previous next
[258] same thing in their own case Alas! the moral injury to them of your bad example, in this particular, is beyond calculation. You have confirmed them in their pro-slavery views and feelings, and made them at least the passive, if not the active, subjects of the Slave Power. Thus your mission to them, in spite of the success that may crown your temperance labors, will prove a curse instead of a blessing. Three or four millions strong, if they were abolitionists, how long could the foul system of slavery remain unshaken on our soil? Now that they are strengthened in their pro-slavery position, what hope is left that that system will be overthrown by moral and peaceful instrumentalities?

Your anti-slavery defection will be known throughout Ireland. On the part of those who regard principles more than men, in your unfortunate country, it will excite grief and elicit condemnation; but the great mass of your countrymen, it is to be feared, will allow their reverence for you as a priest, and their regard for you as a temperance benefactor, to bias their judgment and blind their vision. In the nature of things, you cannot take a wrong step without leading them astray. In trying to defend your pro-slavery position in America, they will lessen their abhorrence of slavery, and injure their moral nature. Yours will be the guilt, theirs the degradation and suffering.

How your course is regarded by the cruel oppressors in the South, is plainly indicated by the exultation of the press in that1 quarter. They are eager to give you the right hand of fellowship, and are lavish of their praises in your behalf. Such prudence, forecast, and wisdom, as you are displaying, in being dumb on the slavery question, they have always admired and commended. Yet they heartily despise you, beyond all doubt; but the blow you have inflicted on the anti-slavery cause fills them with inexpressible delight.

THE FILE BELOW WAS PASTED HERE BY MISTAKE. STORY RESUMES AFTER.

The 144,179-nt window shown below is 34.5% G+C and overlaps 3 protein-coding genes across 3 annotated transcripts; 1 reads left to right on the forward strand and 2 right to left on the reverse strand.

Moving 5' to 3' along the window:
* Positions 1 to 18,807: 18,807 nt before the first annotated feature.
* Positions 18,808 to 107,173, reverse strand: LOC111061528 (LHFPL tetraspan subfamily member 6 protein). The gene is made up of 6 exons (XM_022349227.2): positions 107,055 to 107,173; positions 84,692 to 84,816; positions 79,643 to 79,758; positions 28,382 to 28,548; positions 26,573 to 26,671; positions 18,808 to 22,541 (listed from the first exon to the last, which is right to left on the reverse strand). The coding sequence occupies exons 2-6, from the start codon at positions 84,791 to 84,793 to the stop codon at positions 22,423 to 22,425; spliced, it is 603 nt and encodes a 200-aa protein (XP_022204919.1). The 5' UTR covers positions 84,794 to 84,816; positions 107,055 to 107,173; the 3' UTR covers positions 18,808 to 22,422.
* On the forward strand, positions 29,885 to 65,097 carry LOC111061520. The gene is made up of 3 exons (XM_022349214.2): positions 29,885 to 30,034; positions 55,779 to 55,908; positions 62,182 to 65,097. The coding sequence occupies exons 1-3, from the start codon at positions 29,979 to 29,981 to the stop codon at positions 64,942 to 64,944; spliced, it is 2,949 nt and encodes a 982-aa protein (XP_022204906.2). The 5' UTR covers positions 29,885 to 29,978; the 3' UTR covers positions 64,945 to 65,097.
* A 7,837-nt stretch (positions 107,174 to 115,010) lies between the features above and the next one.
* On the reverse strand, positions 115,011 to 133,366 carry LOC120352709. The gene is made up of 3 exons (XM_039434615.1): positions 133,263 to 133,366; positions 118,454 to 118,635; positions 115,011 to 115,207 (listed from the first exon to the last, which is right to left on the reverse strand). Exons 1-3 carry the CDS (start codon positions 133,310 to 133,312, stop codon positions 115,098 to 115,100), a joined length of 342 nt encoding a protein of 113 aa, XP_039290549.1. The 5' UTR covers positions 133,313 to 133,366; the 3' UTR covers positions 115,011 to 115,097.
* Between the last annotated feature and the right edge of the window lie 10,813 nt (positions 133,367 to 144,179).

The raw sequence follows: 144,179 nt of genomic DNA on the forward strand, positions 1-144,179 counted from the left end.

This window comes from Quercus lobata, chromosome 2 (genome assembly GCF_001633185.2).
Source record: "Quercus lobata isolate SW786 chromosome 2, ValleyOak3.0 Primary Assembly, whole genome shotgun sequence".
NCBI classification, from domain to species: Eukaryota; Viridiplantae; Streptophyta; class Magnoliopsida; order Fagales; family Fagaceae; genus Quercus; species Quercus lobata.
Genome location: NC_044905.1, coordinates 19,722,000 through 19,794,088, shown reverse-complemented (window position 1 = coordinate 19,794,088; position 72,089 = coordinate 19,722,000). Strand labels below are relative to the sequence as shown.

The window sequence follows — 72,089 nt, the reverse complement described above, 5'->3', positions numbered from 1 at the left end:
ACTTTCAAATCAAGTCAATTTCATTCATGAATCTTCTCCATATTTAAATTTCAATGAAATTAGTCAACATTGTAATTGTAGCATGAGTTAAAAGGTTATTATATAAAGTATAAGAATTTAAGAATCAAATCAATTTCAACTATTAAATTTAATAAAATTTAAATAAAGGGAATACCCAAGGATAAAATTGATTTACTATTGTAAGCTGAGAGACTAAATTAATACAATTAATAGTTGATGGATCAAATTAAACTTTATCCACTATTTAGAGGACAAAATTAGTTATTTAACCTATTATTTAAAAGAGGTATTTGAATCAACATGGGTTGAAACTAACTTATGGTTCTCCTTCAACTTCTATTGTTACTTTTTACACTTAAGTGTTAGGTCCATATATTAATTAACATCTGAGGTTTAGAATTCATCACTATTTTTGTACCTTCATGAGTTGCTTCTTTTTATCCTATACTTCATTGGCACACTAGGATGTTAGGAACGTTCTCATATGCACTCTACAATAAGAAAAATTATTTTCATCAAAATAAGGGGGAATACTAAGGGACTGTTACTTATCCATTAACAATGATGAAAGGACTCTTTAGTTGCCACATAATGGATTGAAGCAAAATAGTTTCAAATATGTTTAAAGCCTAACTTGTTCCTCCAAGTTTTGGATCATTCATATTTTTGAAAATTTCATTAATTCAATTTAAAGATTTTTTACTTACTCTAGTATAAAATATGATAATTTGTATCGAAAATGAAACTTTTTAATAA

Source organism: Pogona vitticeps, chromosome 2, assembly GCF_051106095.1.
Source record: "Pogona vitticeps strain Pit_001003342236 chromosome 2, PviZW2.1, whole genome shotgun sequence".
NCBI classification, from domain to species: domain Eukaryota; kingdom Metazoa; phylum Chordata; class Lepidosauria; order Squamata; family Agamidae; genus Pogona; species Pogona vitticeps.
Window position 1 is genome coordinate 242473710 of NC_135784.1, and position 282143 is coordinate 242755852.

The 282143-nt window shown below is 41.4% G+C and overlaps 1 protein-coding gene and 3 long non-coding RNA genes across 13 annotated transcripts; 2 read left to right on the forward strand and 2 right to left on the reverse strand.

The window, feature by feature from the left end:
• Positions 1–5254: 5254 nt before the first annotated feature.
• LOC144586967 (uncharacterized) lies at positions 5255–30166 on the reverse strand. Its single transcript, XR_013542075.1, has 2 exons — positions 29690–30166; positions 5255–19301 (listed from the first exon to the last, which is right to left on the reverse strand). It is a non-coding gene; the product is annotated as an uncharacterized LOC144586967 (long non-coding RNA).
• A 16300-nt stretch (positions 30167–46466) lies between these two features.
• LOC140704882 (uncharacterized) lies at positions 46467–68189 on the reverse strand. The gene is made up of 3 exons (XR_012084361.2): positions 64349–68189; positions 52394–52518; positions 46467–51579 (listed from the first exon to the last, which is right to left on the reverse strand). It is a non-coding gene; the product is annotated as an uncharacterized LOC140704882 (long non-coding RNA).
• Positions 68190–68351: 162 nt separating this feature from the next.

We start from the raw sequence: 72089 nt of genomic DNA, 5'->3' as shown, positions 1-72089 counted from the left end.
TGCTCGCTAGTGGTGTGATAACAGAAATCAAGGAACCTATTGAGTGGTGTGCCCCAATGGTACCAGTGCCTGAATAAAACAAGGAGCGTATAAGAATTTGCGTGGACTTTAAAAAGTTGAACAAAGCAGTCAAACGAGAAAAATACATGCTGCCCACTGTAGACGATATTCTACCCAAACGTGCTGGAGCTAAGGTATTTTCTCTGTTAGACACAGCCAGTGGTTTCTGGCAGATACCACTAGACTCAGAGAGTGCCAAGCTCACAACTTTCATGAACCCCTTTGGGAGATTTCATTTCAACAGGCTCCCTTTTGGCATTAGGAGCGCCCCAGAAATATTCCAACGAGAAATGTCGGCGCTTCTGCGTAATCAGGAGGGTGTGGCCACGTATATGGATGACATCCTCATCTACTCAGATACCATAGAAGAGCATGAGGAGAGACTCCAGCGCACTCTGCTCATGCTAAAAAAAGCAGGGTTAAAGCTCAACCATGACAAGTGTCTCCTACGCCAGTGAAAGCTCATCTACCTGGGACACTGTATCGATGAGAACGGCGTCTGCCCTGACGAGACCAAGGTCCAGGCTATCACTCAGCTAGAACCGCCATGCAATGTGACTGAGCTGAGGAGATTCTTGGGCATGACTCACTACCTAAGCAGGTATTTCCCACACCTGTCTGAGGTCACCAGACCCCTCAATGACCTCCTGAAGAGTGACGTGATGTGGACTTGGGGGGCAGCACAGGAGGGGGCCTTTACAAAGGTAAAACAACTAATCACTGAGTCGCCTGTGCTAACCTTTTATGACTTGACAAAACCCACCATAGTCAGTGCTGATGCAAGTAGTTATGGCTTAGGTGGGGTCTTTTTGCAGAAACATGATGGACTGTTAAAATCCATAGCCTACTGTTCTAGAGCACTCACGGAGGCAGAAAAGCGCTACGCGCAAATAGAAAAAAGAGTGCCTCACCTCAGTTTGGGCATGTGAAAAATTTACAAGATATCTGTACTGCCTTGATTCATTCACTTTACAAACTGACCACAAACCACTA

It follows, “as the night the day,” that you have added to the anguish, horror, and despair of the poor miserable slaves, made their yokes heavier, and fastened their chains more securely! For, in a struggle like this, and at such a crisis, whatever gladdens the hearts of the slavemongers must proportionately agonize those of their victims.

The press and the abolitionists of Great Britain2 promptly made Father Mathew's course a prominent topic in that country. Dr. Oxley, the venerable head of the temperance

1 Lib. 19.149, 153.

2 Lib. 19.158, 171, 177, [182].

Creative Commons License
This work is licensed under a Creative Commons Attribution-ShareAlike 3.0 United States License.

An XML version of this text is available for download, with the additional restriction that you offer Perseus any modifications you make. Perseus provides credit for all accepted changes, storing new additions in a versioning system.

hide Places (automatically extracted)

View a map of the most frequently mentioned places in this document.

Sort places alphabetically, as they appear on the page, by frequency
Click on a place to search for it in this document.
Scotia (1)
England (United Kingdom) (1)

Download Pleiades ancient places geospacial dataset for this text.

hide People (automatically extracted)
Sort people alphabetically, as they appear on the page, by frequency
Click on a person to search for him/her in this document.
W. L. G. Lib (2)
Oxley (1)
Theobald Mathew (1)
hide Display Preferences
Greek Display:
Arabic Display:
View by Default:
Browse Bar: